“We continue to indulge the politically wrong-headed, counterproductive, and even reactionary features of the 'representative black voice' industry in whatever remains of our contemporary public sphere. And we never reckon with the truly disturbing presumption that any black person who can gain access to the public microphone and performs familiar rituals of 'blackness' should be recognized as expressing significant racial truths and deserves our attention.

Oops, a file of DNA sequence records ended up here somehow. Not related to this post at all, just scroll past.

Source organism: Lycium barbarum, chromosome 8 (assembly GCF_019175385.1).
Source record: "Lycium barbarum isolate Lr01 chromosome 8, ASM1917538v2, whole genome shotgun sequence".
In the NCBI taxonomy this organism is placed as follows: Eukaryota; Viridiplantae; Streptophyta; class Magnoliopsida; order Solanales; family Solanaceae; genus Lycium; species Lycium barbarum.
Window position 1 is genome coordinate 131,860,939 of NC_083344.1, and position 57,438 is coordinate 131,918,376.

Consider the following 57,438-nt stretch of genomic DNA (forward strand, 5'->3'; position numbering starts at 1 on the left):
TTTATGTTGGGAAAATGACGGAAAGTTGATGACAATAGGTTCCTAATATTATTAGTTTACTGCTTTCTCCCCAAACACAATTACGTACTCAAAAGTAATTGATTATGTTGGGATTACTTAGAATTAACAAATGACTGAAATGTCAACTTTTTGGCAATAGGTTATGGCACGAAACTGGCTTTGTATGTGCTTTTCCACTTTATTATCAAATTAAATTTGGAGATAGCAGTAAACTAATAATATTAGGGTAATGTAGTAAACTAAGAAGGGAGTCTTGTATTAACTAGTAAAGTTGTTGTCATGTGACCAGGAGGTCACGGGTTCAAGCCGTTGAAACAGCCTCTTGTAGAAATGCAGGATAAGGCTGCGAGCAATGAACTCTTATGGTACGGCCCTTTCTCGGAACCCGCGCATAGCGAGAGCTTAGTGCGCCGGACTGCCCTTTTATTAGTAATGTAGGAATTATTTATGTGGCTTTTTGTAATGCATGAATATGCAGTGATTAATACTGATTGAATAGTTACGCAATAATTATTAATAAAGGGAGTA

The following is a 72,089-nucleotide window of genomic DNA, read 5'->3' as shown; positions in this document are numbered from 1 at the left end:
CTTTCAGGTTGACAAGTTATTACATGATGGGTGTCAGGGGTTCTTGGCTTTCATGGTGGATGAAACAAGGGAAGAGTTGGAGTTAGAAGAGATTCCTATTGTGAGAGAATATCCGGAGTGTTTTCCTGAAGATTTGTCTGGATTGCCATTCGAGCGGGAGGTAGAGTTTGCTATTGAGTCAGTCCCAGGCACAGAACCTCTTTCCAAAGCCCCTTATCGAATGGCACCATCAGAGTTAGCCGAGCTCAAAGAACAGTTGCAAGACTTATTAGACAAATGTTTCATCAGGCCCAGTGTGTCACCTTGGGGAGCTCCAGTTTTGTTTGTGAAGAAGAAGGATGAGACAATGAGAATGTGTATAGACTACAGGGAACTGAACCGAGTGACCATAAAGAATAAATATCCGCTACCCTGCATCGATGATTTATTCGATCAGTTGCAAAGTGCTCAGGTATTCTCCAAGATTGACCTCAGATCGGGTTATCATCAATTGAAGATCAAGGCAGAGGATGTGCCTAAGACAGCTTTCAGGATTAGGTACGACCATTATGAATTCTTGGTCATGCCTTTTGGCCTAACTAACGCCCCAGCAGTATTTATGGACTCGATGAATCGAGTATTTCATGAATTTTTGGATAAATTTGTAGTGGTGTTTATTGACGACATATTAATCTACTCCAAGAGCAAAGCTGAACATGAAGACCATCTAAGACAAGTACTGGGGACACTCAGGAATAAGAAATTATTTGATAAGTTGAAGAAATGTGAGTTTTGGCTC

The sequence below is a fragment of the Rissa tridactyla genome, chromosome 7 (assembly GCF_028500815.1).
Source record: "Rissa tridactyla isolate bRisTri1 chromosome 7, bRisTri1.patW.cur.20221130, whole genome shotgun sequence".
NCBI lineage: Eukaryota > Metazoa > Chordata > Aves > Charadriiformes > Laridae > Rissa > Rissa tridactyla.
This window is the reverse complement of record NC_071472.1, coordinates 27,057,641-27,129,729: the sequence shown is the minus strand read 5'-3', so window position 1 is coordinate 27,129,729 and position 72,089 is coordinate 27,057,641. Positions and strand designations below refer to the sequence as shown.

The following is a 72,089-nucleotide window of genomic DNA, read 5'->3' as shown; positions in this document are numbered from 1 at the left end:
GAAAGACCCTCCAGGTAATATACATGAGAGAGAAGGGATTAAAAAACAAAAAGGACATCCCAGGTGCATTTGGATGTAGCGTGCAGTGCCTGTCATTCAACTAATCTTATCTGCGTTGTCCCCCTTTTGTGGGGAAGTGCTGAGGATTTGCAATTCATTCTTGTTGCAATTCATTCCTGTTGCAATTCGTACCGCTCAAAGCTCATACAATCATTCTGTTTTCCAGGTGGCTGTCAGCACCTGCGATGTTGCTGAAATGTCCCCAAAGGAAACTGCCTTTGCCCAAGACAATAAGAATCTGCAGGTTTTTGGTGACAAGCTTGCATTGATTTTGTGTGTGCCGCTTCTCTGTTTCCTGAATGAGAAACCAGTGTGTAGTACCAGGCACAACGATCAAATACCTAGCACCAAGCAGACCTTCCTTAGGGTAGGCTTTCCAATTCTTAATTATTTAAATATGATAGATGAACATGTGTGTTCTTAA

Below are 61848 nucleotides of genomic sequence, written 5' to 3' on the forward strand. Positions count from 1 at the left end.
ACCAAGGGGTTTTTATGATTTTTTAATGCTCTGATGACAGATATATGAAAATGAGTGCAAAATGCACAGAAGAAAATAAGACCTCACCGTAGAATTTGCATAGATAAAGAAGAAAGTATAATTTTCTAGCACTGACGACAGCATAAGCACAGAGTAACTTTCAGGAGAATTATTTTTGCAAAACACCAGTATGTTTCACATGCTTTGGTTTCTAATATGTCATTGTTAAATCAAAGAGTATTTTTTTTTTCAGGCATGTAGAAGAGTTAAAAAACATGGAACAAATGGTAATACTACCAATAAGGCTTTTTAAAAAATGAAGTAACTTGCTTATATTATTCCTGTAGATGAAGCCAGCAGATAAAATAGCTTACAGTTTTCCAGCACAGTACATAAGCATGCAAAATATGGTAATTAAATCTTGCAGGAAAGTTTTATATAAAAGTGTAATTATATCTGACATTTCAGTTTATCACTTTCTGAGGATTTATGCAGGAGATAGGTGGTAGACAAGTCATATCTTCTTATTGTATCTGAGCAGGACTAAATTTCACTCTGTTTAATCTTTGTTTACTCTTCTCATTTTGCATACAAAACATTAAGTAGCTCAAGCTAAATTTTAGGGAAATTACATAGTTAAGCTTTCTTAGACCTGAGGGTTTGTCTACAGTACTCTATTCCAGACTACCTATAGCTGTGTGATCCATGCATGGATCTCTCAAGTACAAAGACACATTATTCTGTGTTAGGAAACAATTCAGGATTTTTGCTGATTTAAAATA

This presumption rests on the unexamined premise that blacks share a common, singular mind that is at once radically unknowable to non-blacks and readily downloaded by any random individual setting up shop as a racial voice. And despite what all of our age’s many heroic narratives of individualist race-first triumph may suggest to the casual viewer, that premise is the essence of racism.”
— Adolph Reed